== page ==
Mr. Speaker, I thank the member opposite for his commitment to this issue and for contributing to this important discussion.
I am happy to speak to private member's bill, Bill C-302, the stopping Internet sexual exploitation act, which was introduced by the member for Peace River—Westlock.
Bill C-302 proposes to amend the Criminal Code to create two new summary conviction offences that will criminalize making, distributing or advertising pornographic material for commercial purposes without first ascertaining that each person whose image is depicted in the material is 18 years of age or older and has given their written consent to their image being depicted. The bill would further authorize the court to make an order preventing an offender from using the Internet or other digital network, requiring the offender to ensure that the pornographic material at issue would no longer be stored on or made available through the offender's computer system and requiring the offender to remove the material at issue from the Internet or other digital network.
As its short title suggests, Bill C‑302 seeks to stop Internet sexual exploitation.
I know that we all agree that the Criminal Code must effectively criminalize all forms of sexual exploitation, especially when the offence involves producing sexualized images of children and distributing them on the Internet.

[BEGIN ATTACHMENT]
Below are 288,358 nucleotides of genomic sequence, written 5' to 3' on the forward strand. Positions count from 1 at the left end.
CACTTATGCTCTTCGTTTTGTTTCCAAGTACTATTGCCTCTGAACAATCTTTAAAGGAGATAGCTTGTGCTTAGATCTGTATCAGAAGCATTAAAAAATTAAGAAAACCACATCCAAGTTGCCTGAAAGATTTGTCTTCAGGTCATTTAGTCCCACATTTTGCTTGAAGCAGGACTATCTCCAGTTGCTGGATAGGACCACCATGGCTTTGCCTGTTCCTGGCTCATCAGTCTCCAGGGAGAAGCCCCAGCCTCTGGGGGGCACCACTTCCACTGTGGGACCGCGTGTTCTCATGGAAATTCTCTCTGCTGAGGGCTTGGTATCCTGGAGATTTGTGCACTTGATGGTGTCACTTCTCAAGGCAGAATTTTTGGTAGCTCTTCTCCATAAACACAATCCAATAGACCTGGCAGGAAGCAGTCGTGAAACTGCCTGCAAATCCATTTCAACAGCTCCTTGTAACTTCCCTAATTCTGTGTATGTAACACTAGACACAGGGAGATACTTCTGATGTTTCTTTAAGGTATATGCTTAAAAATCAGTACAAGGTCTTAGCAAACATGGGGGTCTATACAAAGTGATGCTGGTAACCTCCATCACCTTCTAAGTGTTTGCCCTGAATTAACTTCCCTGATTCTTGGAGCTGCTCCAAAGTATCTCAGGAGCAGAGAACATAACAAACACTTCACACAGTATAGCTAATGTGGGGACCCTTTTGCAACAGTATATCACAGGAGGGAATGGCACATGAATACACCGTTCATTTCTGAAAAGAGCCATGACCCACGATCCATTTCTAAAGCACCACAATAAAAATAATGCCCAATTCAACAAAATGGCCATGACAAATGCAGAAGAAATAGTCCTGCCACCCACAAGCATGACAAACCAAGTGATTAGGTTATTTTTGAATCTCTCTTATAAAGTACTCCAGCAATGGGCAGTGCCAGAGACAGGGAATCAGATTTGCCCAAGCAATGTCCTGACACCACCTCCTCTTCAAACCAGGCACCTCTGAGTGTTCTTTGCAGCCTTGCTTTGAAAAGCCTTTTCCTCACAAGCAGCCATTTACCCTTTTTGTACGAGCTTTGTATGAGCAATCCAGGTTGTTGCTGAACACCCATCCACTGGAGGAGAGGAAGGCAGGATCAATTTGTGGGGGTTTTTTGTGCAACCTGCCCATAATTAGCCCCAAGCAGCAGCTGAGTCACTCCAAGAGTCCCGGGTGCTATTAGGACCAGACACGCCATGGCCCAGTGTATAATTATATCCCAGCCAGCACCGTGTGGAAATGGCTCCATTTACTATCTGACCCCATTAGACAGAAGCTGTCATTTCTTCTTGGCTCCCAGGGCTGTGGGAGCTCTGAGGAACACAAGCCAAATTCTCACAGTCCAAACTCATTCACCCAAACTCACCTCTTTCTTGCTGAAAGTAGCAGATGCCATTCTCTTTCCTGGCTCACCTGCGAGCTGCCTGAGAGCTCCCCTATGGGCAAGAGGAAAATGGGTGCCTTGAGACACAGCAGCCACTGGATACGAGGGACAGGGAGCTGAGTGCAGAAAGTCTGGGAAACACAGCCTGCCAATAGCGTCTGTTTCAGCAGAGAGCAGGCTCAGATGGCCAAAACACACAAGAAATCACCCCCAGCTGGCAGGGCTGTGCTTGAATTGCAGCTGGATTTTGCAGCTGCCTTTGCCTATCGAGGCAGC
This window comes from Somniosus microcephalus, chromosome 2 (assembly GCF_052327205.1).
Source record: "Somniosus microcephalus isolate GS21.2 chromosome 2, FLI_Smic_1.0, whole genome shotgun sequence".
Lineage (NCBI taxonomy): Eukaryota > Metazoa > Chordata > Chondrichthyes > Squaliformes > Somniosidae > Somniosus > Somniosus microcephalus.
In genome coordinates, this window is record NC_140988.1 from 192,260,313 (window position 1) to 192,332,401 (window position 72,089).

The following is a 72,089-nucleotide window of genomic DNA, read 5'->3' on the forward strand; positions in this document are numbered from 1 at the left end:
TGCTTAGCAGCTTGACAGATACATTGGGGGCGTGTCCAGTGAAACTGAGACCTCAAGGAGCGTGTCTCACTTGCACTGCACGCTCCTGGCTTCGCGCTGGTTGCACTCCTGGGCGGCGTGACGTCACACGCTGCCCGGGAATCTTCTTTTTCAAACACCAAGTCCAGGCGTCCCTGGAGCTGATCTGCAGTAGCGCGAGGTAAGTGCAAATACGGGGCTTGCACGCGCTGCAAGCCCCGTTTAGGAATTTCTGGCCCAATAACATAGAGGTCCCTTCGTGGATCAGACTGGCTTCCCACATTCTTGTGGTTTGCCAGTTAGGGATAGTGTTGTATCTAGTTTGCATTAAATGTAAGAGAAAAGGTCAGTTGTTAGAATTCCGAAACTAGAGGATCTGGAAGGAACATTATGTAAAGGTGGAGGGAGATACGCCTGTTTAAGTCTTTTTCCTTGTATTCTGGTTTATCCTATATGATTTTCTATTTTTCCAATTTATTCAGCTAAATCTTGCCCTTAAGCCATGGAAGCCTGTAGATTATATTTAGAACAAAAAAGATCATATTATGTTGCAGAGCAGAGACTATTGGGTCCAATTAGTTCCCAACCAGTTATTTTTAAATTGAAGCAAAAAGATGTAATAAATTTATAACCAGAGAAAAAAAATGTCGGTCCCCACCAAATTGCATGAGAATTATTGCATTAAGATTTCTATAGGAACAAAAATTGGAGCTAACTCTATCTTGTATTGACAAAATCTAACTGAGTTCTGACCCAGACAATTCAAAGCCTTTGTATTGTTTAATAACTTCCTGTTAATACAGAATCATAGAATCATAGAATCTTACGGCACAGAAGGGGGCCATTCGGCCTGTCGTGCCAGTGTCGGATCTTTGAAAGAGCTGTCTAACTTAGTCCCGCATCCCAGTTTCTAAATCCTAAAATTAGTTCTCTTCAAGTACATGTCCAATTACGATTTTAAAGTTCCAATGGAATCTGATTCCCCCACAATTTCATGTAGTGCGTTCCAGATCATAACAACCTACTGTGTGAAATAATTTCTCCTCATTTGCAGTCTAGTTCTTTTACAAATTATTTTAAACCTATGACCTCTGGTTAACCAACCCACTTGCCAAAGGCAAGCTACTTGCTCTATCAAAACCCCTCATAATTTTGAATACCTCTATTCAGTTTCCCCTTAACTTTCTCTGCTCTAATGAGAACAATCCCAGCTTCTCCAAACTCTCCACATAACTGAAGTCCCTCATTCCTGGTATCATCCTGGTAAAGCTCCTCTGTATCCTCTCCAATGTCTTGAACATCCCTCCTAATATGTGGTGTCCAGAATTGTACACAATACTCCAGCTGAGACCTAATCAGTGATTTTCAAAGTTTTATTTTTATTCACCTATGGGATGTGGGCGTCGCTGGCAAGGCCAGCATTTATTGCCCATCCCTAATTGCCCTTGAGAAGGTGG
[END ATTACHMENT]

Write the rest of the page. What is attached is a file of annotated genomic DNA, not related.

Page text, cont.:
I am reassured to know that the Criminal Code already fully criminalizes such conduct through its provisions on child pornography, which define these terms rather broadly in order to include all forms of child sexual exploitation material.
Specifically, in the code, section 163.1 already prohibits making, distributing and advertising child pornography and prevents the accused from advancing a defence of honest but mistaken belief that the victim was 18 years or older, unless they can point to some evidence indicating that they took reasonable steps to ascertain that the person depicted in the material is 18 years of age or older.
Such offences are punishable by significant penalties, in fact penalties that are in excess of those proposed in the private member's bill, Bill C-302.
Also, section 162.1 of the code already prohibits the non-consensual distribution of images and authorizes courts to impose prohibition orders and warrants of seizure under sections 162.2 and 164 to stop the dissemination of child pornography and non-consensual intimate images, including on the Internet.
Again, I thank the member opposite for his commitment to this issue. I appreciate that he was indicating that regulating the Internet and spaces online is important, as are takedown provisions, but what I am speaking about today is actually the Criminal Code provisions as they currently exist.
We do look forward to, however, examining Bill C-302's proposed reforms in the context of the existing criminal law framework to examine its potential impact on an already robust existing legal regime.